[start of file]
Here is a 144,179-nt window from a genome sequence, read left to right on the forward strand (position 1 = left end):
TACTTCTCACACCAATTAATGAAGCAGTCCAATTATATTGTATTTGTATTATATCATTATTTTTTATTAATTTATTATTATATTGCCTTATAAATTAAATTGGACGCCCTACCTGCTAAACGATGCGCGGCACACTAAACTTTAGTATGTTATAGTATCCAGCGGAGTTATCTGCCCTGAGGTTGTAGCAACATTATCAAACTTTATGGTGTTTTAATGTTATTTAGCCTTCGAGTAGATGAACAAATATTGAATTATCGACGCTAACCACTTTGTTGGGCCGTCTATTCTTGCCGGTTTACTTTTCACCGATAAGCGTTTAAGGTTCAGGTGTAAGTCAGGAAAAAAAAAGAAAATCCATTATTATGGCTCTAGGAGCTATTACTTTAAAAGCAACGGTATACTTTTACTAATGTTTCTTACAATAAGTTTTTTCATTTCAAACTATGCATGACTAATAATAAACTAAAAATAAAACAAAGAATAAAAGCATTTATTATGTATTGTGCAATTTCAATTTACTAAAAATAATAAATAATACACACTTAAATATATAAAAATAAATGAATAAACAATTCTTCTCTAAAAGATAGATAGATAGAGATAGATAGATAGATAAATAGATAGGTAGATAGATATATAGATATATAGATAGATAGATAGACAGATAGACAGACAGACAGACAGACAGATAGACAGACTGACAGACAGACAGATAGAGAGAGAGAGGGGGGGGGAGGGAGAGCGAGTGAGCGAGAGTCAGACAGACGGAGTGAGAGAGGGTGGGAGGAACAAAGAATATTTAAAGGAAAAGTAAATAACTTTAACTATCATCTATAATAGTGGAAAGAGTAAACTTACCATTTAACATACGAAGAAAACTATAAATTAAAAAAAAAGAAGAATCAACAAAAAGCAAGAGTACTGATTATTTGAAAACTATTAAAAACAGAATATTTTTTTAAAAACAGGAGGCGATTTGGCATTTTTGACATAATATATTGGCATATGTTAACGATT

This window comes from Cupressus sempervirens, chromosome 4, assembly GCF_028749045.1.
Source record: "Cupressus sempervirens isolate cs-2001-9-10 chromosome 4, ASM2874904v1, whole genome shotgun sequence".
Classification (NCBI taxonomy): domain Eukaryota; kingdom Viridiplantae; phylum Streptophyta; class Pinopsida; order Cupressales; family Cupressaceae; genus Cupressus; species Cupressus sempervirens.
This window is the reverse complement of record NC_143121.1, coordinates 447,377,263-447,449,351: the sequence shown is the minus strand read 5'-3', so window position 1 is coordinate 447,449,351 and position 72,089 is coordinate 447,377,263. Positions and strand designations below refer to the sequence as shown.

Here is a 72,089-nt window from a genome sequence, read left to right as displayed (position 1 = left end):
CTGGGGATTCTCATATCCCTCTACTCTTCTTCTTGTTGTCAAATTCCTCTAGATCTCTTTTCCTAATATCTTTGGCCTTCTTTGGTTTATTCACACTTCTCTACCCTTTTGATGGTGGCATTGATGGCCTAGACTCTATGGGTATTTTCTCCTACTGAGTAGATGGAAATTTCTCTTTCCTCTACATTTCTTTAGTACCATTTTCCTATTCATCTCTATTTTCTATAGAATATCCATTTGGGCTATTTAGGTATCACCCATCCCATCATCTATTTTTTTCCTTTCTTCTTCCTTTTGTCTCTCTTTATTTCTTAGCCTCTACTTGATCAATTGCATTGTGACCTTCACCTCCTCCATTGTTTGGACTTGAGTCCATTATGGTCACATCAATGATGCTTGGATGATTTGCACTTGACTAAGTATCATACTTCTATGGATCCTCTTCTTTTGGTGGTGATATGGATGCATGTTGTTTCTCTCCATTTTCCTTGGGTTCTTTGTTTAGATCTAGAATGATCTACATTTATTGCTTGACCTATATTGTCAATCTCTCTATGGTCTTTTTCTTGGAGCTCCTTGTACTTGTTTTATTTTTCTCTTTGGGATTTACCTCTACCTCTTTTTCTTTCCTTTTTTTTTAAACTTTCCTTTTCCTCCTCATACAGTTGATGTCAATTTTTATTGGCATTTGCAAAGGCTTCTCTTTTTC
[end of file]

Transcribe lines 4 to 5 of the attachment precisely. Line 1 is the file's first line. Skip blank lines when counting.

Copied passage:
Source record: "Cupressus sempervirens isolate cs-2001-9-10 chromosome 4, ASM2874904v1, whole genome shotgun sequence".
Classification (NCBI taxonomy): domain Eukaryota; kingdom Viridiplantae; phylum Streptophyta; class Pinopsida; order Cupressales; family Cupressaceae; genus Cupressus; species Cupressus sempervirens.